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Tuesday, July 05, 2011

The details of PIAC's six year FOI battle with Defence

The revelations about Australian knowledge of, and involvement in detention practices in Iraq and Afghanistan by the Public Interest Advocacy Centre, based on documents obtained after a six year Freedom of Information battle, raise many questions about policy, accountability and transparency going back to 2003. Congratulations to those at PIAC who stuck on with this proving the importance of FOI law, ongoing close examination of its adequacy, and the way it is being implented.

On the substantive issues, PIAC concludes there was a deliberate attempt to avoid obligations under international law through a legal fiction that those captured by Australian forces were not Australia's responsibility; that Australia had prior knowledge of illegal detention practices in Iraq including at Abu Ghraib; and that the Government misled Parliament and deliberately withheld information from the public relating to detainee mistreatment in Afghanistan and Iraq. PIAC, with support so far only from The Greens, calls for an independent inquiry to answer the range of questions that arise. The Sydney Morning Herald provides this summary and opinion-I'm sure plenty more yet to come.

As to the FOI battle Dominic O'Grady of PIAC provided Open and Shut with the summary below. Clearly complex issues arose for Defence in dealing with requests of this nature. However delays that mean some of this comes to light six years on is unacceptable. Important parts of the record have still not been released. Defence acknowledged it got it wrong on Abu Ghraib in 2004 even as it was publicly defending its actions. The contrast is marked with the US where 100,000 documents about these matters has been released publicly, and the UK where the All Party Parliamentary Group on Extraordinary Rendition (APPGER) has been looking at these issues since 2005, and has published information obtained under FOI about the UK’s involvement in extraordinary rendition. O'Grady's summary reads: 
The initial FOI request was lodged with the Department of Defence in June 2005. PIAC sought access to documents relating to Australian Defence Force operations outside Australia since 11 September 2001, involving the apprehension, detention or transfer to other military or civil authorities of individuals suspected of being terrorists. PIAC sought documents relating to detainees who were under the supervision of ADF personnel. PIAC also sought documents relating to the treatment of detainees under the control of the United States.
(Comment: broadly framed applications like this might be expected to raise the issue of substantial diversion of resources, but Defence would have to demonstrate unreasonabilty as well. Or if not diversion of resources, at least involve significant cost to the applicant, although waiver or public interest rebate may have been argued. PIAC didn't mention that either issue arose.)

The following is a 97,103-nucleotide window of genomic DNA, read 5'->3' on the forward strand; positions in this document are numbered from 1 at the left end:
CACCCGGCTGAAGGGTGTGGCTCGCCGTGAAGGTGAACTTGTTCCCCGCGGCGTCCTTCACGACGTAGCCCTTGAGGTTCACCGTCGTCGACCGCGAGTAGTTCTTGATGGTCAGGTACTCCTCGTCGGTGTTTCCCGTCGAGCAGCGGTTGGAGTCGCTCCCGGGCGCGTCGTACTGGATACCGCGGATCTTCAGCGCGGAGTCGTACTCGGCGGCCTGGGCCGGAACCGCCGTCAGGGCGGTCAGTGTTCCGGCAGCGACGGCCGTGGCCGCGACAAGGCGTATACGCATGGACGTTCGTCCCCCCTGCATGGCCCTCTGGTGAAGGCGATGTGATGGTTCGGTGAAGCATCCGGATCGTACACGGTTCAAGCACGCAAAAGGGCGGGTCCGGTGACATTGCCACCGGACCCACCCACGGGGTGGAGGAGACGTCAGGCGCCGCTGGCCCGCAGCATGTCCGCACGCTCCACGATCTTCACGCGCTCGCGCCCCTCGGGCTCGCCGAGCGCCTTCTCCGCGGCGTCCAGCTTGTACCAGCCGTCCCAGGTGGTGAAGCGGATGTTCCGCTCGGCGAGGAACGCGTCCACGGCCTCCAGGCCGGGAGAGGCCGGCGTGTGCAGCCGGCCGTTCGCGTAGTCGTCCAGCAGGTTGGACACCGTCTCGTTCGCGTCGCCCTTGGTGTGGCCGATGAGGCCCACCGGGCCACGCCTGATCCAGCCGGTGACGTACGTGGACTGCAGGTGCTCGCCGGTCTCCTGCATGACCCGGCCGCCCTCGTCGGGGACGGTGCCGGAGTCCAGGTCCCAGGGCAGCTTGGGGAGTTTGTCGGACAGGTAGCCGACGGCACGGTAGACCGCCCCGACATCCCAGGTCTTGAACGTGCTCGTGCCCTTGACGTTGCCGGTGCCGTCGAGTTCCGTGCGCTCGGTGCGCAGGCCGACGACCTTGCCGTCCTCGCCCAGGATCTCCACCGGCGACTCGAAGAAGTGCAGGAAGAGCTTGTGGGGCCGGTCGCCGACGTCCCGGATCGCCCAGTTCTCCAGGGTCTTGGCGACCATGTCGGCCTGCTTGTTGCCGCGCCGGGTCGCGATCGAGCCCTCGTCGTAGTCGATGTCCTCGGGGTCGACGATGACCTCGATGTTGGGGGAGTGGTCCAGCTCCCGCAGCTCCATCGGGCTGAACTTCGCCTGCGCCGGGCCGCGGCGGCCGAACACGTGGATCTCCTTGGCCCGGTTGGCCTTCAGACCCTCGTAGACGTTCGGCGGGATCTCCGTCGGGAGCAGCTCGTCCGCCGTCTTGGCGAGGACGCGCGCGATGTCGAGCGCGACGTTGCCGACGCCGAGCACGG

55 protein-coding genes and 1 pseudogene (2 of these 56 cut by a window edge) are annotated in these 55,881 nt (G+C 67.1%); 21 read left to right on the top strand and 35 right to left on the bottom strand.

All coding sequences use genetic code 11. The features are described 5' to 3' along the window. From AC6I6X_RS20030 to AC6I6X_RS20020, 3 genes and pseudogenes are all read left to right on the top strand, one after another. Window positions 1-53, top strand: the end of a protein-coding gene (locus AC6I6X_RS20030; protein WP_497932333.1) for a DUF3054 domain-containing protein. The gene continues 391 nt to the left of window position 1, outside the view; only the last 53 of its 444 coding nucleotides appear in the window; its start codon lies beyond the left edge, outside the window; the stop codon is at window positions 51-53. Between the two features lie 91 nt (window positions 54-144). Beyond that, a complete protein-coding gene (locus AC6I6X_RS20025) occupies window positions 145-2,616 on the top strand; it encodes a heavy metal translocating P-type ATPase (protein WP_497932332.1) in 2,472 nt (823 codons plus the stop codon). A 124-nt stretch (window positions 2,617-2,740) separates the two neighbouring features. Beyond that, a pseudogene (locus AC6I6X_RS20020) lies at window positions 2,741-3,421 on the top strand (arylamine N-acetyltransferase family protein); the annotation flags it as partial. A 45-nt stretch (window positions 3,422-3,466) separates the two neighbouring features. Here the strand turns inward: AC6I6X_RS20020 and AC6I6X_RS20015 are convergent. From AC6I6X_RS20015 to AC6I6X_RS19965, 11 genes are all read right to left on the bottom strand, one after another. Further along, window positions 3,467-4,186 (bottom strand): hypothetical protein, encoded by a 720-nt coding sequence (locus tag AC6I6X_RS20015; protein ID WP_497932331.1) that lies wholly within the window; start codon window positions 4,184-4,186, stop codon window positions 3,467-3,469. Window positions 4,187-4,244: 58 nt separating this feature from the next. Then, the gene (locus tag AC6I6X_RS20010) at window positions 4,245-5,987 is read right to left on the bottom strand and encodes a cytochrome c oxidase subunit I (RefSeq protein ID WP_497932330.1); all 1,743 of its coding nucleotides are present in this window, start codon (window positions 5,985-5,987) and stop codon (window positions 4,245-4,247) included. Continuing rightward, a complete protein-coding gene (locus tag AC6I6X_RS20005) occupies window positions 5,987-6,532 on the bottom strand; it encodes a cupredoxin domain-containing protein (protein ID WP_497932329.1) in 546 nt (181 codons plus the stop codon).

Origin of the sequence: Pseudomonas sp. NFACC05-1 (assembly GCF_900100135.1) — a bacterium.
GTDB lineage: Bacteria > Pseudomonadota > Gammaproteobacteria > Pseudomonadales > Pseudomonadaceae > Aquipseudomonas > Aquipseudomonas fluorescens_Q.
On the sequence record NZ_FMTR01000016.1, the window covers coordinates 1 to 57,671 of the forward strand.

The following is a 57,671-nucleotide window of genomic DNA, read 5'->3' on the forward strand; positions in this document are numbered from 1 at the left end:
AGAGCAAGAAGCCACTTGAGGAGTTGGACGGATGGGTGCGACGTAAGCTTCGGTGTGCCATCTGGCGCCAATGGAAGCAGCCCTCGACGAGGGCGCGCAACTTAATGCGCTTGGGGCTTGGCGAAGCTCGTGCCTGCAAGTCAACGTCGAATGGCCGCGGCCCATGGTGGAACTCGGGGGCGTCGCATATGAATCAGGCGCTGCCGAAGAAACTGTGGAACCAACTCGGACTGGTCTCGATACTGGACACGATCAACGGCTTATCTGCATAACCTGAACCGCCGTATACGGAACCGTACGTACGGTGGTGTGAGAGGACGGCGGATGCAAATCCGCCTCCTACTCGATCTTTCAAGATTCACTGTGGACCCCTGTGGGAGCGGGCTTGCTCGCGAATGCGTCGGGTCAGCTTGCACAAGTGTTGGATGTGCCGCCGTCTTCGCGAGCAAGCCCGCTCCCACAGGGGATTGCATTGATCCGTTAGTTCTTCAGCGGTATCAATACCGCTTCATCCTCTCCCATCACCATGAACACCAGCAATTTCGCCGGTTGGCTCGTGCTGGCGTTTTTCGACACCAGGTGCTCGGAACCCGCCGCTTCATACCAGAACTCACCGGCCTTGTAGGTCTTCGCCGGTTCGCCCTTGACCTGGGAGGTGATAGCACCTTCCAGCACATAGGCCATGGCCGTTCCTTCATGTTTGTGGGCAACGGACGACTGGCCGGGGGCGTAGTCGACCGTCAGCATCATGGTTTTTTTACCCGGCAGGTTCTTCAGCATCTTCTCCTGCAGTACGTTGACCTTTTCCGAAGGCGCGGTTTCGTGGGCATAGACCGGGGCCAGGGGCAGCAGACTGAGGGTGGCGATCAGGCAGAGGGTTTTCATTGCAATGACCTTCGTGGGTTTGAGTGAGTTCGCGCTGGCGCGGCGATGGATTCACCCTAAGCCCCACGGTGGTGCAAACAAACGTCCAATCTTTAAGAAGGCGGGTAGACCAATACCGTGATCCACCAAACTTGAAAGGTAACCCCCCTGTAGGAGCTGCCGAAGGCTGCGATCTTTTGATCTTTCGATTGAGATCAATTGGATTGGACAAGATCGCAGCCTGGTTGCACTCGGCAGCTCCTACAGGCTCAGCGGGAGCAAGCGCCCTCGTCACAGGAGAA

The Department of Defence took more than three years to reach a decision in response to PIAC’s request. In August 2008, the Department of Defence identified 222 documents that were deemed relevant to the FOI request, from 3000 that had been reviewed. However, PIAC was given access to just 21 (one released in full, 20 with redactions) of the 222 documents. The Department of Defence claimed that 199 of the documents were fully exempt from disclosure because they affected  national security, defence or international relations.
(Comment: "affected" isn't sufficient for such an exemption claim. "Cause damage" are the words used in the act and presumably addressed in the decision. These grounds for exemption are absolute and do not involve any public interest test. We should have a think about that.)
The Department of Defence did not provide PIAC with copies of the 21 documents until February 2009. In April 2009, PIAC sought internal review of the Department of Defence decision not to release all the documents. As the Department of Defence did not respond, PIAC asked the Administrative Appeals Tribunal (AAT) to review the decision in June 2009. In July 2009, the Department of Defence acknowledged that it had “inadvertently overlooked” a number of documents when the original decision was made. The Department also acknowledged that its August 2008 decision did not provide sufficient detail to allow PIAC to understand the decision. Throughout 2009 and 2010, through conciliation processes, PIAC succeeded in gaining access to a significant number of documents (approximately 160), which had previously been withheld by the Department of Defence. Many of the documents, which the Department of Defence originally claimed as being exempt from release, were subsequently released to PIAC. Some parts of the documents were released to PIAC with extensive redactions. That is, the Department of Defence blacked out those parts of the documents that it believed were exempt from disclosure. These documents were subsequently re-released with the previously redacted sections revealed.The matter did not proceed to a decision by the AAT.
(Comment: Senator John Faulkner as Minister for Defence was talking up the improvements in managing FOI in the department in August 2009, around the time things were taking a turn for the better for PIAC)

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